Linked by Thom Holwerda on Sat 1st Oct 2005 16:22 UTC
Linux "No matter what strides the new generation of open-source companies make, they all owe a big debt to Torvalds. In 1991 the Finnish programmer started Linux as a project at the University of Helsinki. Fourteen years later the reverberations are still being felt." In this email interview Torvalds discusses his thoughts on where open source is heading and the challenges the Linux community faces.
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Member since:

I don't really care what reality you live in.

The Linux Desktop HAS taken off, it is flying. How far it will fly and how high is yet to be seen.

Nowadays you don't have to be a geek to use Linux. It's every bit a mature as Windows or Mac OSX (if they are mature, that is).

Personally, I don't consider any system mature at the moment. They are all lacking quite a bit considered what's possible to implement.

But you have another opinion, Mr.Noname, and that's fine. We just don't agree.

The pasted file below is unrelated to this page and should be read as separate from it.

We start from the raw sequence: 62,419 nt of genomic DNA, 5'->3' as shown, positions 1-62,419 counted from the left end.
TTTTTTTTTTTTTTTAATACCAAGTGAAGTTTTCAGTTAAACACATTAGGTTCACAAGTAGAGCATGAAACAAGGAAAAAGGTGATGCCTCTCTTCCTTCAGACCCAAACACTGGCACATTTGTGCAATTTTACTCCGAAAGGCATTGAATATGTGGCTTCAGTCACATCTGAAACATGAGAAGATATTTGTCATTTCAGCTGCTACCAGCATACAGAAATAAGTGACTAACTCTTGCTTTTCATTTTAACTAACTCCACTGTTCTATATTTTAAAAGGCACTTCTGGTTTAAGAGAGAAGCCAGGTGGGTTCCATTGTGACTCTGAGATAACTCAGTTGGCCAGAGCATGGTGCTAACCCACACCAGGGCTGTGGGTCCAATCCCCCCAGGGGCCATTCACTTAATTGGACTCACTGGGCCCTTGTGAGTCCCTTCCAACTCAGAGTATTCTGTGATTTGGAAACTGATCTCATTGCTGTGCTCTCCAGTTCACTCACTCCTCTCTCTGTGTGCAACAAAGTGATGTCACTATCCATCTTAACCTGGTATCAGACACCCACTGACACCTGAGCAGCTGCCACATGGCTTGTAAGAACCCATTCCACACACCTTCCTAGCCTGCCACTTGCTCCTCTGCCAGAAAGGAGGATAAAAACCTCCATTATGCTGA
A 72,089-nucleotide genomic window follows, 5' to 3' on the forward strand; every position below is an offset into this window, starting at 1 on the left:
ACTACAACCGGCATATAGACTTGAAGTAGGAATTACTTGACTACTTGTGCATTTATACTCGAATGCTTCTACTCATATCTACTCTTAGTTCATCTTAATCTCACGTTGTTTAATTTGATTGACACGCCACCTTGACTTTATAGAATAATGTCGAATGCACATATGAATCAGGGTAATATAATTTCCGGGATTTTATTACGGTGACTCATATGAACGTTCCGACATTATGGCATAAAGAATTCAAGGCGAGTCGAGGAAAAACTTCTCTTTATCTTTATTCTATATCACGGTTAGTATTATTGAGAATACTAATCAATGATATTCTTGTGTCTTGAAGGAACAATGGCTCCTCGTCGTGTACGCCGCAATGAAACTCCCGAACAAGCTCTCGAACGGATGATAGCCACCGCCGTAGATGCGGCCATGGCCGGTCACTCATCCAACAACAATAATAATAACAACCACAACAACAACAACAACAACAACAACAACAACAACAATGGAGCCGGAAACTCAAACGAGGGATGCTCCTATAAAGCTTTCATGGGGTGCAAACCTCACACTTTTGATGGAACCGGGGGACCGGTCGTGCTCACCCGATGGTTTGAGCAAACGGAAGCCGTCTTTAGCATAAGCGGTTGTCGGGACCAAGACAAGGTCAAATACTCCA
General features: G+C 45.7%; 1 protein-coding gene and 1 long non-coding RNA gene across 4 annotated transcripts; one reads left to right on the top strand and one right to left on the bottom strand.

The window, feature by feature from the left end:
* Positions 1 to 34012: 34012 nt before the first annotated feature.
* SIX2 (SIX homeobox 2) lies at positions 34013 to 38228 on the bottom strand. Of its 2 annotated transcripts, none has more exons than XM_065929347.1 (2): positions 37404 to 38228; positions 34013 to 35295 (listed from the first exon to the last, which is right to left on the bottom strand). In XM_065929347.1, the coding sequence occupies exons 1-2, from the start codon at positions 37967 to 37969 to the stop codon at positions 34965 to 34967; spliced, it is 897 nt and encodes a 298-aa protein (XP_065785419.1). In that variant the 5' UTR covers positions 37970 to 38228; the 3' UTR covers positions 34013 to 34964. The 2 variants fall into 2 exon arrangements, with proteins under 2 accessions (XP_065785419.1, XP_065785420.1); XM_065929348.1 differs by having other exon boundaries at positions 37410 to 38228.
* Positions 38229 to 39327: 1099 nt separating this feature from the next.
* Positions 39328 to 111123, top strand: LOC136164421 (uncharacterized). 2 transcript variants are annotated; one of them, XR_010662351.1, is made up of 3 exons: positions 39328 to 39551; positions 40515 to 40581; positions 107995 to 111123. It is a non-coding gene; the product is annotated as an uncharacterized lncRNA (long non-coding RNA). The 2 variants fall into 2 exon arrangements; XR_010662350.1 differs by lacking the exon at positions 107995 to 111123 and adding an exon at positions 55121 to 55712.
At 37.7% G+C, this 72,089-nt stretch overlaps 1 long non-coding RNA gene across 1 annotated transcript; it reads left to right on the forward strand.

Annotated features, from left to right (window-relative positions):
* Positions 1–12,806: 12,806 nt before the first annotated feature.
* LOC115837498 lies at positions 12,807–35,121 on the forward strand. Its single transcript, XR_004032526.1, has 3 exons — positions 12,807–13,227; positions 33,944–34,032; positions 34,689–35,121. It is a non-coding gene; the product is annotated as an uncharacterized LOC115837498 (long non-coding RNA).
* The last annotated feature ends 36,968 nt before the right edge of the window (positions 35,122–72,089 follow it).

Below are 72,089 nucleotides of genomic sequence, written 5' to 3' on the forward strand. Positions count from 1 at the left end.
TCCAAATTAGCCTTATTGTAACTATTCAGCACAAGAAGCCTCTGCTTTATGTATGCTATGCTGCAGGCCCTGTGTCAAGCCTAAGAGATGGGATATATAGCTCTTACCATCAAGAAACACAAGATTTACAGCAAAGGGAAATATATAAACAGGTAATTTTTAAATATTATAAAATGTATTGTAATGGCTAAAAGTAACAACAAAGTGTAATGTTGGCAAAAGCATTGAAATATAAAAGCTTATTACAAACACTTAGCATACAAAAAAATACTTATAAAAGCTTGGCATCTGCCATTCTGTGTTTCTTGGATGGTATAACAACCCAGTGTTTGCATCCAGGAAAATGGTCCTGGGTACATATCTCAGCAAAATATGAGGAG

Reply Parent Score: 1

Member since:

The Linux Desktop HAS taken off, it is flying. How far it will fly and how high is yet to be seen

No, it's not flying. Below 2% or below of the market is not flying. It's yet to be seen if the linux desktop market will ever take off. If it ever hits 10% then we can consider it significant.

Once you step out of the geek osnews world and face reality you'll be able to better realize certain truths that are independent of your limited views.

Reply Parent Score: 0

dylansmrjones Member since:

You're being very rude, Mr.Noname. So I modded down the post after the one I'm answering.

We agree that is yet to be seen how far it will fly and how high. We only disagree on whether Linux on the desktop is flying or not.

I consider it flying because it has an usergroup of consideral size (2% is A LOT), and I consider it flying due to the functionality of the desktop. It lacks nothing in funcitionality compared with other major desktops (read Windows and Mac OSX).

Why do you, Mr.Noname [identify yourself], consider it non-flying?

Reply Parent Score: 1